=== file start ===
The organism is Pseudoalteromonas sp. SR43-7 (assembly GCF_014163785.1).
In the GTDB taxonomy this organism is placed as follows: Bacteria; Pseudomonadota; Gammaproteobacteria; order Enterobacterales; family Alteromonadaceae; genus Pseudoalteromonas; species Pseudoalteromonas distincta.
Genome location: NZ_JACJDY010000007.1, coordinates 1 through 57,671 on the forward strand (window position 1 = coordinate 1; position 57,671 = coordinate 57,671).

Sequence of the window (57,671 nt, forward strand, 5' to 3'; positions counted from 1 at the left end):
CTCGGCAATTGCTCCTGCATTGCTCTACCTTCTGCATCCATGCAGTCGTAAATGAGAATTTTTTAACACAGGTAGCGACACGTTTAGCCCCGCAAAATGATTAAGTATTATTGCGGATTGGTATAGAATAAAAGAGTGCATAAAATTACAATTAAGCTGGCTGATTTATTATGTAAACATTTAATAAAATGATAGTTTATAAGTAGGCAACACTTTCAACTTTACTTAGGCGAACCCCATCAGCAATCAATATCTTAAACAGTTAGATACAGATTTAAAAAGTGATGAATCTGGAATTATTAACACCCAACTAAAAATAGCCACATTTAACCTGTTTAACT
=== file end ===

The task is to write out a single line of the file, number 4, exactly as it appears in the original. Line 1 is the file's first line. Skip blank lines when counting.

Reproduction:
Sequence of the window (57,671 nt, forward strand, 5' to 3'; positions counted from 1 at the left end):